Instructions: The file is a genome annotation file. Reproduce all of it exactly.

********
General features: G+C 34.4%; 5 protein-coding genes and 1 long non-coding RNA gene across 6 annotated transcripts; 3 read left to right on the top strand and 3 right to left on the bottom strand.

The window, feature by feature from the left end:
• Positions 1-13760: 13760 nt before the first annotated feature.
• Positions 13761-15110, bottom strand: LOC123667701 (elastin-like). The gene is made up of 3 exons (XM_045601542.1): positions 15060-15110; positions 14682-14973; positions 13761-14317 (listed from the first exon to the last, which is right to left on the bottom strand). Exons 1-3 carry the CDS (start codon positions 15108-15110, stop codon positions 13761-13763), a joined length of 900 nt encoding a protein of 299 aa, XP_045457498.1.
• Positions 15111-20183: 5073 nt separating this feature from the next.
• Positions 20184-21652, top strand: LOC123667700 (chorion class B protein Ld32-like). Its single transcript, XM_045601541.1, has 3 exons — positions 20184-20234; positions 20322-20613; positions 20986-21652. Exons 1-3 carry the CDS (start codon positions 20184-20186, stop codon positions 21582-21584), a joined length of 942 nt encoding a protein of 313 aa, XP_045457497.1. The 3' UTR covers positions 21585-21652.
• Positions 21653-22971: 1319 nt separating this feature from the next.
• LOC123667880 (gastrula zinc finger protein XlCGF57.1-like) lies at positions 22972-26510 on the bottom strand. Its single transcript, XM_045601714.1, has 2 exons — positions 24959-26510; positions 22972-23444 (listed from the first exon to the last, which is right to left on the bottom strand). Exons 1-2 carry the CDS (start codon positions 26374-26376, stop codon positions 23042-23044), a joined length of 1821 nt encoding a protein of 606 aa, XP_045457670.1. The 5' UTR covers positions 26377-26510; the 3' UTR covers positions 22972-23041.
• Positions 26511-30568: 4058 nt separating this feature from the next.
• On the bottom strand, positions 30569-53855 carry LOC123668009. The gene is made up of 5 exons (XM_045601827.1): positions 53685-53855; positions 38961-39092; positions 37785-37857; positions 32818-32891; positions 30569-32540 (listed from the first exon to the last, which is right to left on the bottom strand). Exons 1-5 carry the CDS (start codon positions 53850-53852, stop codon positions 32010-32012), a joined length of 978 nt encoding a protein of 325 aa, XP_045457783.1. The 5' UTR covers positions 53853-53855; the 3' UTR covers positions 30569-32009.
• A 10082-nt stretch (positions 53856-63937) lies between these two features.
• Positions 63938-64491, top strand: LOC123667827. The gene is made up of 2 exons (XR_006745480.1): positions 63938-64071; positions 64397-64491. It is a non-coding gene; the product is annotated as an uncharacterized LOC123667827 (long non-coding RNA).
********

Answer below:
General features: G+C 34.4%; 5 protein-coding genes and 1 long non-coding RNA gene across 6 annotated transcripts; 3 read left to right on the top strand and 3 right to left on the bottom strand.

The window, feature by feature from the left end:
• Positions 1-13760: 13760 nt before the first annotated feature.
• Positions 13761-15110, bottom strand: LOC123667701 (elastin-like). The gene is made up of 3 exons (XM_045601542.1): positions 15060-15110; positions 14682-14973; positions 13761-14317 (listed from the first exon to the last, which is right to left on the bottom strand). Exons 1-3 carry the CDS (start codon positions 15108-15110, stop codon positions 13761-13763), a joined length of 900 nt encoding a protein of 299 aa, XP_045457498.1.
• Positions 15111-20183: 5073 nt separating this feature from the next.
• Positions 20184-21652, top strand: LOC123667700 (chorion class B protein Ld32-like). Its single transcript, XM_045601541.1, has 3 exons — positions 20184-20234; positions 20322-20613; positions 20986-21652. Exons 1-3 carry the CDS (start codon positions 20184-20186, stop codon positions 21582-21584), a joined length of 942 nt encoding a protein of 313 aa, XP_045457497.1. The 3' UTR covers positions 21585-21652.
• Positions 21653-22971: 1319 nt separating this feature from the next.
• LOC123667880 (gastrula zinc finger protein XlCGF57.1-like) lies at positions 22972-26510 on the bottom strand. Its single transcript, XM_045601714.1, has 2 exons — positions 24959-26510; positions 22972-23444 (listed from the first exon to the last, which is right to left on the bottom strand). Exons 1-2 carry the CDS (start codon positions 26374-26376, stop codon positions 23042-23044), a joined length of 1821 nt encoding a protein of 606 aa, XP_045457670.1. The 5' UTR covers positions 26377-26510; the 3' UTR covers positions 22972-23041.
• Positions 26511-30568: 4058 nt separating this feature from the next.
• On the bottom strand, positions 30569-53855 carry LOC123668009. The gene is made up of 5 exons (XM_045601827.1): positions 53685-53855; positions 38961-39092; positions 37785-37857; positions 32818-32891; positions 30569-32540 (listed from the first exon to the last, which is right to left on the bottom strand). Exons 1-5 carry the CDS (start codon positions 53850-53852, stop codon positions 32010-32012), a joined length of 978 nt encoding a protein of 325 aa, XP_045457783.1. The 5' UTR covers positions 53853-53855; the 3' UTR covers positions 30569-32009.
• A 10082-nt stretch (positions 53856-63937) lies between these two features.
• Positions 63938-64491, top strand: LOC123667827. The gene is made up of 2 exons (XR_006745480.1): positions 63938-64071; positions 64397-64491. It is a non-coding gene; the product is annotated as an uncharacterized LOC123667827 (long non-coding RNA).